2017 has been the most notable year so far in the development of cryptocurrencies and blockchain technology, and will be remembered as the year that crypto was put on the map. At the beginning of the year there was increased mainstream interest in blockchains (with the US Congress being briefed on the technology), then we saw corporations getting serious about their own blockchain efforts, and then came what was called “the summer of bitcoin”. The question then is what comes next?
While blockchains and crypto are unlike anything the tech world has seen before, there is still a general trend that new developments follow. As Geoffrey Moore said in his best-selling book about technology diffusion, the important tipping-point with new technologies is how:
“the development of a high-tech market lies in making the transition from an early market dominated by a few visionary customers to a mainstream market dominated by a large block of customers who are predominantly pragmatists in orientation.”
When applied to blockchain, this highlights the need for ecosystems that provide frictionless and secure transactions, without platform clashes or silos of data. So who are the early adopters in this equation? If you’re reading this article, most likely you (as well as anyone who trades cryptocurrencies, is involved in blockchain projects, or works in a company researching blockchains). Who is the valuable mainstream market in this equation then? Many cryptocurrency enthusiasts would assume it is the mobile payments industry, but a more certain cash-cow will be the Enterprise technology market (soon to be worth around half a trillion dollars).
Riding a wave of good publicity, the blockchain space looks like it is poised for a serious mainstream breakout, especially in the corporate IT sector. But in order to do so, it will need developed solutions to create an easier-to-use ecosystem to really win over the pragmatists in large companies.
So what are the most significant obstacles to this mainstream adoption? As the recent Bitcoin fork and also the development of the Raiden and Lightning networks show, the challenges are mainly technical but not insurmountable.
One such project is Aion, which also caters to non-enterprise solutions. with a view to allowing developers, corporations, and governments create blockchain solutions that work in the real world for large organizations. The parent company, Nuco, hope this will overcome the hindrances currently faced by the many large corporations experimenting with blockchains.
The whole issue revolves around allowing enterprise companies to manage and link their blockchains easier. Whichever company creates the protocol for blockchains stands to reap massive rewards.
Obstacles to blockchain adoption
As one crypto expert Andreas Antonopoulos said, “in technology it is often not the best technology that “wins”, but the one that achieves broad enough adoption and recognition early enough. Good enough beats best if deployed broadly.” this is relevant to the development of inter-blockchain protocols also. Corporations and enterprises need a solution that allows them to send transaction from one blockchain to any another – and being able to interface with all blockchains is more important than the whole platform being the “best”. So in this context, widespread adoption and interoperability are key.
As of yet, the current tools available to companies is not good enough. Firstly, there is the aforementioned problem of interoperability. Despite the fact that there is progress in multichain transactions, there does not as of yet exist a comprehensive solution linking blockchains.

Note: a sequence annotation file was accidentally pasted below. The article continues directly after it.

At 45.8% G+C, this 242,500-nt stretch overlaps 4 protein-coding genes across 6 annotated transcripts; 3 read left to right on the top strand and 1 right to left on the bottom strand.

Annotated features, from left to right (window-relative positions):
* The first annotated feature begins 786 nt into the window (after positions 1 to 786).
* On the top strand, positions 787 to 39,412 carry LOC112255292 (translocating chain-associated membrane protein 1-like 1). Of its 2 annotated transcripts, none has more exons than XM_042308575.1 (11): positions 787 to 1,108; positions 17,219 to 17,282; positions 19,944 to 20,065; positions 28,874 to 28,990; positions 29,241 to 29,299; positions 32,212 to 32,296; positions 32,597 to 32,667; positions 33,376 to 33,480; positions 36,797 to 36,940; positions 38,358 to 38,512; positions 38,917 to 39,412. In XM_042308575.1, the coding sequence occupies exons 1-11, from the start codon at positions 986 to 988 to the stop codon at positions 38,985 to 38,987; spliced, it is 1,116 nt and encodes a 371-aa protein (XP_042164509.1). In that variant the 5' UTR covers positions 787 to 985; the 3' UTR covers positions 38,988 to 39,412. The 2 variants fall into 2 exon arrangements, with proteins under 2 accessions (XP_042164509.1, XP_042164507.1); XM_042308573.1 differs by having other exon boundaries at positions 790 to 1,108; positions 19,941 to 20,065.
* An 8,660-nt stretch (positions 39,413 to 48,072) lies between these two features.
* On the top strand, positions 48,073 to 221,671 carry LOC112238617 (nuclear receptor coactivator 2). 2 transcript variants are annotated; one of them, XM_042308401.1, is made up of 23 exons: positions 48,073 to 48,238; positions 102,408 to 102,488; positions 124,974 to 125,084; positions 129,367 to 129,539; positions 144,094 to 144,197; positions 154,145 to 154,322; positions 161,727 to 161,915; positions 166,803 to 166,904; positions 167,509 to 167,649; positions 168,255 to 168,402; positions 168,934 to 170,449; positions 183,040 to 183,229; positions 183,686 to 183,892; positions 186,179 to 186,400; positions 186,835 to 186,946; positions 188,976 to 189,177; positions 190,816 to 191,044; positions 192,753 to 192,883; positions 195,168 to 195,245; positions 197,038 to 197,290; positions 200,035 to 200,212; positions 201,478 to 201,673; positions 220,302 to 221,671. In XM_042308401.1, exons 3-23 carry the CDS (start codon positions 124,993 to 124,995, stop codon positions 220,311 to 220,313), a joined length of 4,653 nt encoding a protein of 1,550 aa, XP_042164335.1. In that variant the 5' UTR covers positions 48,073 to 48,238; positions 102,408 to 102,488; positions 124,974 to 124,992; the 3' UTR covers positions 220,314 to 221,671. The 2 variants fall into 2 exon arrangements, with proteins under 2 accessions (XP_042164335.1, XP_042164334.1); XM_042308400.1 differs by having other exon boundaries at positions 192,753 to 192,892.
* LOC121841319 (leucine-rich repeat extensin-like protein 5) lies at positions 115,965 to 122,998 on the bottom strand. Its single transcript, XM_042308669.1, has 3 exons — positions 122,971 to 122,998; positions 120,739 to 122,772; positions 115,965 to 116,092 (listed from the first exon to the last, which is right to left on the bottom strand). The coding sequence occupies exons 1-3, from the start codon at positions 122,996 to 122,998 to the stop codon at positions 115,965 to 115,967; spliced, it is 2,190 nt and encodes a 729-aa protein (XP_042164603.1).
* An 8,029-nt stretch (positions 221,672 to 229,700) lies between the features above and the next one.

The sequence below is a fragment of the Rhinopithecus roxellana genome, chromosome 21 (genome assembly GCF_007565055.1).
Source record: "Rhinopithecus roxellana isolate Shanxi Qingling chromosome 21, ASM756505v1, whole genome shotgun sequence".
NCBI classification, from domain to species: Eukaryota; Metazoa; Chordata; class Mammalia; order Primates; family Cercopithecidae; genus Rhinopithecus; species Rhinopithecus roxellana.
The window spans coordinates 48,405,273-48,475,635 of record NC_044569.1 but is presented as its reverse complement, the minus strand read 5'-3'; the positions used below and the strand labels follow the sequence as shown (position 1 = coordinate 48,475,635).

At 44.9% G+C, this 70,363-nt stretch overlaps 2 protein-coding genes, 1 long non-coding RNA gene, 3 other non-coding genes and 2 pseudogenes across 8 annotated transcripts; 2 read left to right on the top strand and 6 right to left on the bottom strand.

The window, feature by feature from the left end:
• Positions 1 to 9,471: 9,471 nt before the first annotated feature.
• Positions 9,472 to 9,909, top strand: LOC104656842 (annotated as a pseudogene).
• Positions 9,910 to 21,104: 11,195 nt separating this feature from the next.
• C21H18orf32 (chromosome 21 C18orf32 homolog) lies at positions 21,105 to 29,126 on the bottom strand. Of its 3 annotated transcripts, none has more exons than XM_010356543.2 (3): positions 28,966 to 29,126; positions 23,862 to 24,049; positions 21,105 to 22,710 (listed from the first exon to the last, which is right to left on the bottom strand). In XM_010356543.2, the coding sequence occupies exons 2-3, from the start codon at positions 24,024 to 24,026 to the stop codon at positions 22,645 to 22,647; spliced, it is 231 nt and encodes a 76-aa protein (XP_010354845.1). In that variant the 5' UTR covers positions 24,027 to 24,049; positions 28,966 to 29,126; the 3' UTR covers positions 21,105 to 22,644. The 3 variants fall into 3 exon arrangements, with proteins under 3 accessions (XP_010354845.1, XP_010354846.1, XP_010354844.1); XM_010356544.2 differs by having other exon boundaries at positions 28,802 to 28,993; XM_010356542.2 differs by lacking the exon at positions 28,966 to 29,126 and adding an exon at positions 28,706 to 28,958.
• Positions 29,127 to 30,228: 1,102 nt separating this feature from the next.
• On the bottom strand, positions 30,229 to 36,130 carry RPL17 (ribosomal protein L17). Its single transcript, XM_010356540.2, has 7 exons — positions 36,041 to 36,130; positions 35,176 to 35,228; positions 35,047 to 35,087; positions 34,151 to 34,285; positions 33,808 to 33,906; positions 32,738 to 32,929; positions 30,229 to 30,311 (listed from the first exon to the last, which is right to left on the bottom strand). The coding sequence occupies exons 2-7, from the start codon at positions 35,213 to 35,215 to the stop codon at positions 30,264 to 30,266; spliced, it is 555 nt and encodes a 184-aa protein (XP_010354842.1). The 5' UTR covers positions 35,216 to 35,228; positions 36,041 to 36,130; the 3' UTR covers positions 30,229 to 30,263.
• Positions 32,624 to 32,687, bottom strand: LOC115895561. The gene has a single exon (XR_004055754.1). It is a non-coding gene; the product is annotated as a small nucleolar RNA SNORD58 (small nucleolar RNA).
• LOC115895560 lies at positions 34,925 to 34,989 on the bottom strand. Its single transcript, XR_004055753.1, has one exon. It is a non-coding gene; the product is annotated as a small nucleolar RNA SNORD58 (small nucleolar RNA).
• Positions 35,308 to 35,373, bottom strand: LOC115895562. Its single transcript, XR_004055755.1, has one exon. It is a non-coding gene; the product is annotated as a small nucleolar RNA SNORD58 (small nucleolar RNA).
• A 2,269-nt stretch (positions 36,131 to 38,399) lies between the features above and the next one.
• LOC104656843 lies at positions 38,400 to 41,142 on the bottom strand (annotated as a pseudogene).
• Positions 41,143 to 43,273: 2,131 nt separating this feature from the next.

The second issue is scaling. Considering that banks might have to process thousands of transactions per second (amounting to a few dozen billion per year), the proliferation of blockchains could render things prohibitively slow if protocols don’t allow for fast and light data transfer.
Finally, there is the issue of data privacy. Most private cryptocurrency users don’t mind if their wallet balance is visible, for example. But large corporations are (in some cases as required by law) bound to much stricter standards of privacy.
Making the ecosystem ready for business
To address these issues, the team behind the Aion network have designed with a few goals in mind. First, the solution is designed for companies to be able to easily make new blockchains, and then transact from them to other participating blockchains (as per the interoperability principle mentioned earlier).
The Aion solution also makes it easier to transact from already existing private blockchains through the Aion network. And another component of the Aion solution is the ability to scale up blockchain resources, allowing companies to use a virtual machine-based system to address their scale needs.
Nuco CEO Matthew Spoke gave a straightforward use case example of how Aion could be used in a recent interview:
“A simple example that people often point to is in financial services, being able to create a close-payment network, for example, between a group of domestic banks. In Canada take the five biggest Canadian banks and, say, they wanted to create a faster payment or settlement system, they might decide to do that on the distributed network rather than creating an intermediary organization for that.”
The right team to take on the problem?
The Nuco team behind the Aion project was founded by the creators of Deloitte’s blockchain practice, Rubix, which would suggest that they have the right experience for getting the message right for corporate clients. The 20 person team based in Toronto has previously seen success with a blockchain project for a natural-resource energy company.
So the pieces seem to be in place for a successful launch. The Aion token, which allows developers and users to create applications and conduct transactions in the ecosystem, went on sale on October 3rd.